The Rocky Horror Show, Playhouse Theatre, London
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The 1973 original production of The Rocky Horror Show opened about a month before my 18th birthday. Throughout my time at university, friends played the LP and quoted the lines. On my first visit to New York I saw the movie in the cinema, where it was already (in 1979) a cult classic, playing to people wearing the costumes of its more outrageous characters, and where I felt I was the only person seeing it for the first time. (Special awards were given to regulars clocking up their 50th, 100th and even 250th times.) The stage show was revived several times during the 1990s, once with a friend of mine in one of its roles. So it seems improbable even to me that the new production of The Rocky Horror Show is the first I’ve seen on stage, aged 50. But I had an entirely good time.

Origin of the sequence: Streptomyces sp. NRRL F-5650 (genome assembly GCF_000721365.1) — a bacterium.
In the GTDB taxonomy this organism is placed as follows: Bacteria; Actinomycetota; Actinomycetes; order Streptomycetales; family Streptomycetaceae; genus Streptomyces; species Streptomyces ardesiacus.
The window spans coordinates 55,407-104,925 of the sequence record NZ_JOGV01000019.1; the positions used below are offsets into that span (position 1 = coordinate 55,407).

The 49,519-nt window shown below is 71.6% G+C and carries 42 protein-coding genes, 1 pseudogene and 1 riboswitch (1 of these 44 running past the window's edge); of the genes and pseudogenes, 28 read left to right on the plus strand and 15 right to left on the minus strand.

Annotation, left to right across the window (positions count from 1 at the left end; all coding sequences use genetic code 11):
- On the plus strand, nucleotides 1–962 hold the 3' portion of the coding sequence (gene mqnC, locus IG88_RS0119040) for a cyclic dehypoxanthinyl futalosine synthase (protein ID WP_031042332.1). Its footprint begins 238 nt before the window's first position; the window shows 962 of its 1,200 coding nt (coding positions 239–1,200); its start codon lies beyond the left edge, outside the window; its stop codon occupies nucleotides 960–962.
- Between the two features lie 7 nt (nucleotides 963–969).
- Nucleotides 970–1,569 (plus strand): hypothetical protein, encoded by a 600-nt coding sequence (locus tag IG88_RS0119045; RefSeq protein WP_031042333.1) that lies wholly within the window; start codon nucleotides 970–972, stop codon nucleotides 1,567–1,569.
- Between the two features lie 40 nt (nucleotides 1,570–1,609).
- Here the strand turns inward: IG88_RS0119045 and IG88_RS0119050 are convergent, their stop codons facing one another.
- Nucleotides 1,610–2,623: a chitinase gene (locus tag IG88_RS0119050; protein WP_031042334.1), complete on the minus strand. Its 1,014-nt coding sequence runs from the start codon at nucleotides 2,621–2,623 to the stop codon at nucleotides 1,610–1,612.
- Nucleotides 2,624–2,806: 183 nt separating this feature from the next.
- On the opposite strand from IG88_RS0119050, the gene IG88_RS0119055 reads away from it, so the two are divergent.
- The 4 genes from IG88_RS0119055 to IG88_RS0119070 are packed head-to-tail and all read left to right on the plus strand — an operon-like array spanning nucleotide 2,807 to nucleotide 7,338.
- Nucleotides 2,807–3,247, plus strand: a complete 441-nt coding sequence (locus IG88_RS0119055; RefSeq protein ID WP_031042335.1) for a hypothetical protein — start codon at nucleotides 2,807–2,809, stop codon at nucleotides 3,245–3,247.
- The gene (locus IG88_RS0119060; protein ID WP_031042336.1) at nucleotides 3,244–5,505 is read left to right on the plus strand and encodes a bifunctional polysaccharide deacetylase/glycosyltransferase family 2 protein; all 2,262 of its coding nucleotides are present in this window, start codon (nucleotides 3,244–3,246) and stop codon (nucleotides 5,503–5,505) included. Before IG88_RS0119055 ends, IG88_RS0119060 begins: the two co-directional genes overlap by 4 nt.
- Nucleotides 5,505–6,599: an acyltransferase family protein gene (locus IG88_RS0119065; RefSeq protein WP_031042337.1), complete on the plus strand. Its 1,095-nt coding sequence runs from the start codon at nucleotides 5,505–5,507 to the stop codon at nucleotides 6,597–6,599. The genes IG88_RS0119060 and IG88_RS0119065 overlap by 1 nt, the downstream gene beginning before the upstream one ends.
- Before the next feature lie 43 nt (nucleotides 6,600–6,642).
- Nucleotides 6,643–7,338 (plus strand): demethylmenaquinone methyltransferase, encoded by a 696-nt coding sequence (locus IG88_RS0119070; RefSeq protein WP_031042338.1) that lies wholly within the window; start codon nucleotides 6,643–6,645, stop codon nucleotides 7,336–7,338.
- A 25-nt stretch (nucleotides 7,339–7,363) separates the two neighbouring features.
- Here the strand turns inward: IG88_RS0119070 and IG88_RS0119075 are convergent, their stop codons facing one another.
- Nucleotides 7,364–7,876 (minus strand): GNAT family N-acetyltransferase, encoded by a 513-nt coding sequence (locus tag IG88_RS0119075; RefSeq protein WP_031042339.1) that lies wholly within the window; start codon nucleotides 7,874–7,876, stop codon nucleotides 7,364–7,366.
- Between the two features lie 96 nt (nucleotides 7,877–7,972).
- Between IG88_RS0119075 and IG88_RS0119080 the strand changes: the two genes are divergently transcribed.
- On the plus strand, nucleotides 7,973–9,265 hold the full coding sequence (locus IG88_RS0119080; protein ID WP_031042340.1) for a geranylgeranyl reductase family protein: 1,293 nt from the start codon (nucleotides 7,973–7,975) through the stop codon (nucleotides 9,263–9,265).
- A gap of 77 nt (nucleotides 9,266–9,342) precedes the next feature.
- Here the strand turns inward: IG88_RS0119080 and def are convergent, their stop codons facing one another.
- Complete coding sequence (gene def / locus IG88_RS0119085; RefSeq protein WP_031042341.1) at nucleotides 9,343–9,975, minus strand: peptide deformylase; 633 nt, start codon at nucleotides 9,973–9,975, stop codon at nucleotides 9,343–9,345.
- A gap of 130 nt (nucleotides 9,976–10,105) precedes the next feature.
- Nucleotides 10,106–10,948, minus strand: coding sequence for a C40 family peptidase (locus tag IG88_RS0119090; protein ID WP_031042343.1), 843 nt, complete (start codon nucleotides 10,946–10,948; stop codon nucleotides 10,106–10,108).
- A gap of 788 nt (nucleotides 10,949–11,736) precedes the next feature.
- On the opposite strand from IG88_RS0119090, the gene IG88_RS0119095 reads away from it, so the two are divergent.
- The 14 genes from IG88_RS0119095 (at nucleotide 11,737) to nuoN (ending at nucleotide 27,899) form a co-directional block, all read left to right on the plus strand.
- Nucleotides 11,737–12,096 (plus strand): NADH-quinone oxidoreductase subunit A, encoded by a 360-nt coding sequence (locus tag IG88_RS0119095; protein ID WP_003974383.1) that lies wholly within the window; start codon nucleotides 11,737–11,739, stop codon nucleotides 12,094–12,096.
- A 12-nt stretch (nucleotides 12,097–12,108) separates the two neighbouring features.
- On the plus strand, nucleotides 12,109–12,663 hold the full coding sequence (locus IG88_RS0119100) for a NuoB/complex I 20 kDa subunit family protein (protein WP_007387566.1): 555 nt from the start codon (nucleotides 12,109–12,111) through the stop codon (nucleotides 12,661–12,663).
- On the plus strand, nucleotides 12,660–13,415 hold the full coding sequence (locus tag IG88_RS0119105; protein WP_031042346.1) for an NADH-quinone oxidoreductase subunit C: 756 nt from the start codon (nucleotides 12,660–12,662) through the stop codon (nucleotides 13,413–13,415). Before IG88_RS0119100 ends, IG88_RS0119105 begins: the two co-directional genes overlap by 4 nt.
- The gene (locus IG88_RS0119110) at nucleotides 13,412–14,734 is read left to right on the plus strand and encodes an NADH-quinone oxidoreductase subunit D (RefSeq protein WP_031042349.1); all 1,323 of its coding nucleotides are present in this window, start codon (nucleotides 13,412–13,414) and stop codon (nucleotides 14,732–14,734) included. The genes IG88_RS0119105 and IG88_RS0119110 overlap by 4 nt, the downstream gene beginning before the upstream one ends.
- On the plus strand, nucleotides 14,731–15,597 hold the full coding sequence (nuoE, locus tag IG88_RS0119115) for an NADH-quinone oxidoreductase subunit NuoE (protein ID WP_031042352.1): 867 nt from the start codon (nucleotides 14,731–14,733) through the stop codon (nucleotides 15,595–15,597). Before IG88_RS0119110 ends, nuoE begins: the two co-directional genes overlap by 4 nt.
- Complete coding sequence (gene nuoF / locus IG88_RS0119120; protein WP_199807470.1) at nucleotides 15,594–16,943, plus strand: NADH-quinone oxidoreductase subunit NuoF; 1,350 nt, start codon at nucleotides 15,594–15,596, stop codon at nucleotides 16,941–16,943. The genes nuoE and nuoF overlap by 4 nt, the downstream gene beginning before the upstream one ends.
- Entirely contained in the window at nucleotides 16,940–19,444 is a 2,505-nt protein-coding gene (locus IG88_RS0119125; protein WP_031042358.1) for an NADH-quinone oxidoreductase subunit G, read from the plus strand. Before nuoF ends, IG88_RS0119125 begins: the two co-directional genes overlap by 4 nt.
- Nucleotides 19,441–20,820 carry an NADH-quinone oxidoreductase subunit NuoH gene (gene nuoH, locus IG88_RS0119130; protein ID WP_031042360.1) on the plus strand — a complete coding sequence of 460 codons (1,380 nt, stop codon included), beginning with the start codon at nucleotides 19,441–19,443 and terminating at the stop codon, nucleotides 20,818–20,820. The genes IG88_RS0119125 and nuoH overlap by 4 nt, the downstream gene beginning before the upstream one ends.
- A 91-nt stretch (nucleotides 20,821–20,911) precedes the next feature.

Is there anybody left alive who might find shock value in the transsexual, bisexual, post-Dracula, post- Frankenstein and post-Sade deflowerings of this show? For all its naughtiness, it was always thoroughly retro: it returned to a kind of Gothic story that had long acquired a late-Friday- night-TV familiarity, and to a kind of rock music that by the 1970s seemed positively innocent. It’s still a cult show for young or youngish people. On the non-press night I attended, there were rows of people wearing Frank N. Furter and Magenta costumes, most of whom were surely born after the original production opened.
Frank N. Furter here is David Bedella, already famous to many as Satan and the Warm-Up Man in the original Jerry Springer: The Opera production. Singing it with raunchy power in a dark, driving bass-baritone, he looks, with his big grin and spiky coiffure, like Tina Turner at her most iconic – which turns out to be perfect. Steve League of Gentlemen Pemberton is the narrator (he will be succeeded by Nigel Planer or Roger Lloyd Pack). As directed by Christopher Luscombe, both play every nuance to the cheerful hilt, and the whole company puts the songs across with relish. Maybe in the finale Matthew Cole turns Brad into something more gleefully camp than is needed, but you hardly notice. ★★★☆☆
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